Fla. EMS Workers Air Issues, Call for Unionization
Dec. 05--MANATEE -- With the results of a vote for union representation pending, a roomful of paramedics and emergency medical technicians aired their grievances about working conditions before the Manatee County Commission.
At a workshop session Tuesday, more than 30 county emergency medical services employees filled a meeting room at the Emergency Management building in Oneco, with some of them telling the commissioners what was driving the call for union representation.
Richard Griffin, one of the 13 who addressed the board, said he has 10 years with EMS and has seen the morale decline over that period.
Griffin said he was approached by several co-workers to find out about organizing a union, so he contacted the International Association of EMTs and Paramedics.
"The international union said we needed 70 percent (of the bargaining unit) to sign interest cards and we got more than 80 in two weeks," he said. "That says something. There's a problem."
Outlining some of the issues many of the EMS staff has with county management, Griffin said pay was not a driving factor for seeking union representation.
He said there was a disparity on how policies are enforced from shift to shift. As an example, if two employees want to swap shifts, the two supervisors would have a different interpretation on whether or not the swap could take place.
Also, if a person gets sick at work, on some shifts they are told to find their own replacements, Griffin said.
One issue that several speakers brought up was a procedure called drafting, where a paramedic is forced to come in on their off day to fill the shift of an absent employee, regardless of their personal circumstance.
Andrew Powers, a county EMS employee for 6 1/2 years, said it was impossible to have a normal life with the current drafting policy where the person on the top of the call-in list has to report to work.
Day care services or the cable repairman "don't care about drafting," Powers said.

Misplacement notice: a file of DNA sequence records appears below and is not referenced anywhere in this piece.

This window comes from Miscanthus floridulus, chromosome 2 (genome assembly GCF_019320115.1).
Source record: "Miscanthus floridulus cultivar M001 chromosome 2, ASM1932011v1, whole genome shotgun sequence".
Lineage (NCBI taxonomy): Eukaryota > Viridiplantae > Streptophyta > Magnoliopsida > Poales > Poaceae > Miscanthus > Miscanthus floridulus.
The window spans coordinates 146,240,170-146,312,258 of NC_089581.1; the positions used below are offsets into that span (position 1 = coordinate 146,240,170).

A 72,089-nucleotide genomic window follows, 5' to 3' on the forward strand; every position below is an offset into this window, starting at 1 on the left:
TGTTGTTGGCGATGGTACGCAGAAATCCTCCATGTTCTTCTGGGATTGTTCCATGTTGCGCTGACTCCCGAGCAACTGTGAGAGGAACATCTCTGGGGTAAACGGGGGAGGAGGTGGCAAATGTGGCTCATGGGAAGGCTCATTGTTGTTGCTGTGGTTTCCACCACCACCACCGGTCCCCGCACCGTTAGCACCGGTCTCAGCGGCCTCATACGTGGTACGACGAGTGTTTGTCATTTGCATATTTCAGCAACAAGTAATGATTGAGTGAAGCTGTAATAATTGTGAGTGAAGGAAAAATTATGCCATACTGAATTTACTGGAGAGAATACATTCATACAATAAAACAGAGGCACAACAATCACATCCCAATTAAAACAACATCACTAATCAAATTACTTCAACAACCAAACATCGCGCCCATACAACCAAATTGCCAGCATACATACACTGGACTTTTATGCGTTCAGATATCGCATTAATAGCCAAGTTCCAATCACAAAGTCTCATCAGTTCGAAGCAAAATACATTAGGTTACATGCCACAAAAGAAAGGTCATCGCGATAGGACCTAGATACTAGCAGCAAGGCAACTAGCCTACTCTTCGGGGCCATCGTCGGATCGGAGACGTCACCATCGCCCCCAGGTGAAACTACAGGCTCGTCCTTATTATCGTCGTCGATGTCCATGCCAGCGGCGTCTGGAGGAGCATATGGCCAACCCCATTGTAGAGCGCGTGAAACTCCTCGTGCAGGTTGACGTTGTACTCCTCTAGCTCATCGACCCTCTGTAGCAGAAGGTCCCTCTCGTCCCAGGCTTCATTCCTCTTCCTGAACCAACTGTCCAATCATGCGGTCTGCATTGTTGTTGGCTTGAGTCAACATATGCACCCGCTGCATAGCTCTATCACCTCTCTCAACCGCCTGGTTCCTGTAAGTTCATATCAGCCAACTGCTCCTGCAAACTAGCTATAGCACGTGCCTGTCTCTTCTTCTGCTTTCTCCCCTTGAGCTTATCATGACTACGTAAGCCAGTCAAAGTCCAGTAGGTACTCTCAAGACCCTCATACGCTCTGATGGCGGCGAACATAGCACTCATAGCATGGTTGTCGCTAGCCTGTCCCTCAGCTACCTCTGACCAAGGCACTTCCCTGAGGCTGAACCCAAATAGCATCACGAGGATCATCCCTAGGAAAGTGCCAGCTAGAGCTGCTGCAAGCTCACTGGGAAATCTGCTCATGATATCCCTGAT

It was particularly unfair when they are required to schedule their vacations a year in advance and after making reservations receive a call on the first day of the vacation that they have to work, he said.
"Airlines and hotels don't care," Power said, "and neither does management."
He said all he asks is that they not be drafted on the first day of their vacation.
Several other paramedics told personal stories of having family emergencies and some EMS managers not showing any compassion for their situation.
Griffin said the department has had a high employee turnover in the past several years, with many paramedics and EMTs with more than 10 years leaving the force.
Angie Hadlock said that 61 percent of the EMS force has less than five years of experience. "It's not common for employees with 10-15-17 years to leave," Hadlock said. "Something's wrong."
Griffin said the purpose of meeting was to let the commissioners know their views and what the issues are.
The 108 eligible employees started voting by mail last Thursday and the ballots will be counted on Dec. 19 in Tallahassee, he said.
The outcome will be based only on the majority of the number of votes cast, Griffin said.
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